But Campbell's follies continue unabated. Not that anything surprises us at this point when it comes to trying to make sense of the league's disciplinary policy.

Carry on.

CHICAGO -- Brent Seabrook and Duncan Keith were reunited as the top defense pairing for the Blackhawks and predictably played a ton, Keith clocked in at 24:05 and Seabrook 22:19.

"When we were put back together yesterday [at practice], we both went home last night and made sure to get some rest," Seabrook smiled after the game.

Preds star blueliner Shea Weber led both teams in ice time at 25:24.

Using the power play

David Bolland opened the scoring for Chicago on a power play and the Hawks went 1-for-5 with the man advantage. With the Preds playing a tough defensive game at even strength, the Hawks must take advantage of the power play in this series.

"It makes a difference to get one on the power play early like that," said captain Jonathon Toews. "We came close a few more times. That's what it might come down to, because five-on-five, it's tough to come by quality chances."

Clutch Kane

Patrick Kane scored his 11th goal in his 18 career playoff game. Not too shabby.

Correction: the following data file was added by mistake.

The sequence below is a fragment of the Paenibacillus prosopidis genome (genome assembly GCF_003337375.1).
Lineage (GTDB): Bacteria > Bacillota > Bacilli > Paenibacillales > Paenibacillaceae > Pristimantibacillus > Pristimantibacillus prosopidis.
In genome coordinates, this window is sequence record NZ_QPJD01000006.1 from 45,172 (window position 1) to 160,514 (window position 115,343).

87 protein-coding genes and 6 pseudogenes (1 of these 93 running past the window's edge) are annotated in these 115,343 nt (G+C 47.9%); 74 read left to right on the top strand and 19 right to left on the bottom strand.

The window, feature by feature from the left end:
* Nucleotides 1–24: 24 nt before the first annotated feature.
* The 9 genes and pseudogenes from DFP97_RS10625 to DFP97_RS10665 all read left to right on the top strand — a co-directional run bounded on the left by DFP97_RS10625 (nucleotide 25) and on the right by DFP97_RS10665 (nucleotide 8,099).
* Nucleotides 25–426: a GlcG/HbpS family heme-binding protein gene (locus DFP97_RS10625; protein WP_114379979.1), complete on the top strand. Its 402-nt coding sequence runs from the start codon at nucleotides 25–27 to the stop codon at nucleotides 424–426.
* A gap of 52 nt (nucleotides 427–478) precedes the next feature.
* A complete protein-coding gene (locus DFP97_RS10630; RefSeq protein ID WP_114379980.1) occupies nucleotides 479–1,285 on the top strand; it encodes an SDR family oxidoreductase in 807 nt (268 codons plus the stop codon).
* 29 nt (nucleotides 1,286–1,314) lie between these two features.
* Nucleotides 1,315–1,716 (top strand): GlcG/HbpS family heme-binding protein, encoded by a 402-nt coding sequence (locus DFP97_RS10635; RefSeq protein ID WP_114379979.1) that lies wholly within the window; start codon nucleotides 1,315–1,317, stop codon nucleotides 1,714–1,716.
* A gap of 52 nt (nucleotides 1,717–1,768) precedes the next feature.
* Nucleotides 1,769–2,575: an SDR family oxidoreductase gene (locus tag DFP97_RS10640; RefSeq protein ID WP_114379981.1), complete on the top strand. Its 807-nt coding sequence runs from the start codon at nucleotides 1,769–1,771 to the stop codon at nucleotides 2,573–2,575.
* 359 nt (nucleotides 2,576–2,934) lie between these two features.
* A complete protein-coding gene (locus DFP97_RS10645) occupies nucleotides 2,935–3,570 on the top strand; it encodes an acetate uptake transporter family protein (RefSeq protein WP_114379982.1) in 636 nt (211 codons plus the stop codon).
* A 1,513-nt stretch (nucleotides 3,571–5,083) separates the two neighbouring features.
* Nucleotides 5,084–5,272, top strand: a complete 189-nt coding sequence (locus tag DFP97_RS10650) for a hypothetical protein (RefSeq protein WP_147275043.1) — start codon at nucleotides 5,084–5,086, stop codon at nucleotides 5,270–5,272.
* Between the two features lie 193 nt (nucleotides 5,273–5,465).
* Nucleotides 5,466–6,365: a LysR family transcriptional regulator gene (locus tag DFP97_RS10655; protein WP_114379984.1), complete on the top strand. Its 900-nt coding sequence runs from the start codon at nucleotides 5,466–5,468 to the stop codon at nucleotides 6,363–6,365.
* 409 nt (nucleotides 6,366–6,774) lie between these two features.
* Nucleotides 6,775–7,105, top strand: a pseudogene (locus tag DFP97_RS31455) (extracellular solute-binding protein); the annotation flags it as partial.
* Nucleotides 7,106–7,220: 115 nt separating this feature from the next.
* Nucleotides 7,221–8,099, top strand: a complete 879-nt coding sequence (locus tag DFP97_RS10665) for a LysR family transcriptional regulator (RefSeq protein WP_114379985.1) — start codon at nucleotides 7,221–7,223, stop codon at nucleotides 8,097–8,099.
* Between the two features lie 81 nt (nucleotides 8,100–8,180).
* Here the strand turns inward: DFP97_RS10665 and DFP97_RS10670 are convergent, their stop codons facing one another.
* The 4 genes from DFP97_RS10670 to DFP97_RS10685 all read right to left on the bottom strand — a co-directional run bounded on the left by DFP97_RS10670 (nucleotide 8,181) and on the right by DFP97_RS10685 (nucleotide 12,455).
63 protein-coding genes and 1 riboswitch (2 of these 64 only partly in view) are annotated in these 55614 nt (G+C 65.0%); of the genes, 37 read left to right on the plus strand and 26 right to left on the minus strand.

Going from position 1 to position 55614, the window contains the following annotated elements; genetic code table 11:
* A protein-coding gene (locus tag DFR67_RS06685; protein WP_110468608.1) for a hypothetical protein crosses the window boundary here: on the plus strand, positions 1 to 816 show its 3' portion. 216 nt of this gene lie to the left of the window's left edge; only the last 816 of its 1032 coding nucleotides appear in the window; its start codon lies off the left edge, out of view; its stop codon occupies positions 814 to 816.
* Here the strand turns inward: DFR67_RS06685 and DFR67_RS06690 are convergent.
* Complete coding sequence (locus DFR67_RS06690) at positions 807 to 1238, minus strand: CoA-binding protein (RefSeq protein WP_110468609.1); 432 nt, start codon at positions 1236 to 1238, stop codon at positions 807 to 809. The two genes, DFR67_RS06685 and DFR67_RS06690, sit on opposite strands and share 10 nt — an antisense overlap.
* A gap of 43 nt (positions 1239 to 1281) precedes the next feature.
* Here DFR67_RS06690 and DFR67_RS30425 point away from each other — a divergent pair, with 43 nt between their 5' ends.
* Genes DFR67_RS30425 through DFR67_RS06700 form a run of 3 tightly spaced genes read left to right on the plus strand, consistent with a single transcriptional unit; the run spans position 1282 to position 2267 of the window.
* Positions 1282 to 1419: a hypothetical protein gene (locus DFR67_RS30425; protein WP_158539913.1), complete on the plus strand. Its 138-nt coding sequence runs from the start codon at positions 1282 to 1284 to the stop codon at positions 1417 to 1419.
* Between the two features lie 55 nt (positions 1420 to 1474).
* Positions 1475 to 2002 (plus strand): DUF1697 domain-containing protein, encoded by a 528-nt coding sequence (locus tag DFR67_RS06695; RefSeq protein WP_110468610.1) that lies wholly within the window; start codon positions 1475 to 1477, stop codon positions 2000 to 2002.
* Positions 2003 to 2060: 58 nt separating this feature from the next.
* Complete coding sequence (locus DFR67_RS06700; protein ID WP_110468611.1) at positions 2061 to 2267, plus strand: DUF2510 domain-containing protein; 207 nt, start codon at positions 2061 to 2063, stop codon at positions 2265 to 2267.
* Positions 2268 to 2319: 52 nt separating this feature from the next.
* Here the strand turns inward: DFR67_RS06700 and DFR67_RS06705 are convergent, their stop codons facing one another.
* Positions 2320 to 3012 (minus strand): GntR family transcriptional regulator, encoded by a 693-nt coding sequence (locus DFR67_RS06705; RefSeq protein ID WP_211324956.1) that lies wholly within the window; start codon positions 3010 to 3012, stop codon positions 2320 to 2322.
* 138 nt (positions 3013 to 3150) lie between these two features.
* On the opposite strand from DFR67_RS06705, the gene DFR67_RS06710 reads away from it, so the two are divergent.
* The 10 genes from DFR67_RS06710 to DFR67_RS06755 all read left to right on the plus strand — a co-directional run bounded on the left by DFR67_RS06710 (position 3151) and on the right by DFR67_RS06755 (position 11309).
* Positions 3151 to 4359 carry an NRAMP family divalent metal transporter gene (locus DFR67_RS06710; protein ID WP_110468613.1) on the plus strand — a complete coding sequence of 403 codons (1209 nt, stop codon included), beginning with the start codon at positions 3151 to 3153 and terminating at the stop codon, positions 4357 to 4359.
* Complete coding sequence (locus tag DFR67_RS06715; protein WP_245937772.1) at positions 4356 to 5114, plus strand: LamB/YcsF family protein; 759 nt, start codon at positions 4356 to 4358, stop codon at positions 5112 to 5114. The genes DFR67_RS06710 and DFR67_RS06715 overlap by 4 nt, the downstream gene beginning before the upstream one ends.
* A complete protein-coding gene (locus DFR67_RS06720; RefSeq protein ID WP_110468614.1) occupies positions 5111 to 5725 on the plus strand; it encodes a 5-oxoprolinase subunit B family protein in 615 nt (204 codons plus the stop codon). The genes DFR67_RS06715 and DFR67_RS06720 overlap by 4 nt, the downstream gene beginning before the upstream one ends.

"It's the best time of year ... especially after the Olympics. It was a long 20 games, I'm not going to lie," said Kane. "You're just waiting to get to the playoffs. You're playing for something that not many people in the world can play for, it's something you grow up dreaming of doing. I know there's a long road ahead, but this is the best time of year to play hockey."

Big scratch

The Preds were missing top goal-scorer Patric Hornqvist (undisclosed). The 30-goal scorer also missed the last game of the regular season, then played in Game 1 on Friday before leaving late. He wasn't able to go Sunday night and that's a big loss for a low-scoring team like Nashville.

"Yeah, he's a big presence there. He's a talent," said Preds forward Steve Sullivan. "He knows when to go in on traffic and has great hands in front of net. Definitely somebody we missed. But we missed Jason Arnott down the stretch. He brings a lot to this hockey team and we were still able to adapt. So we have to, as a collective group, find a way. It's not all about one player."

It sounds like a day-to-day injury.

"We're looking to having him for Game 3," said Preds coach Barry Trotz. "Looks very promising ... just a nagging thing. I think he'll be fine."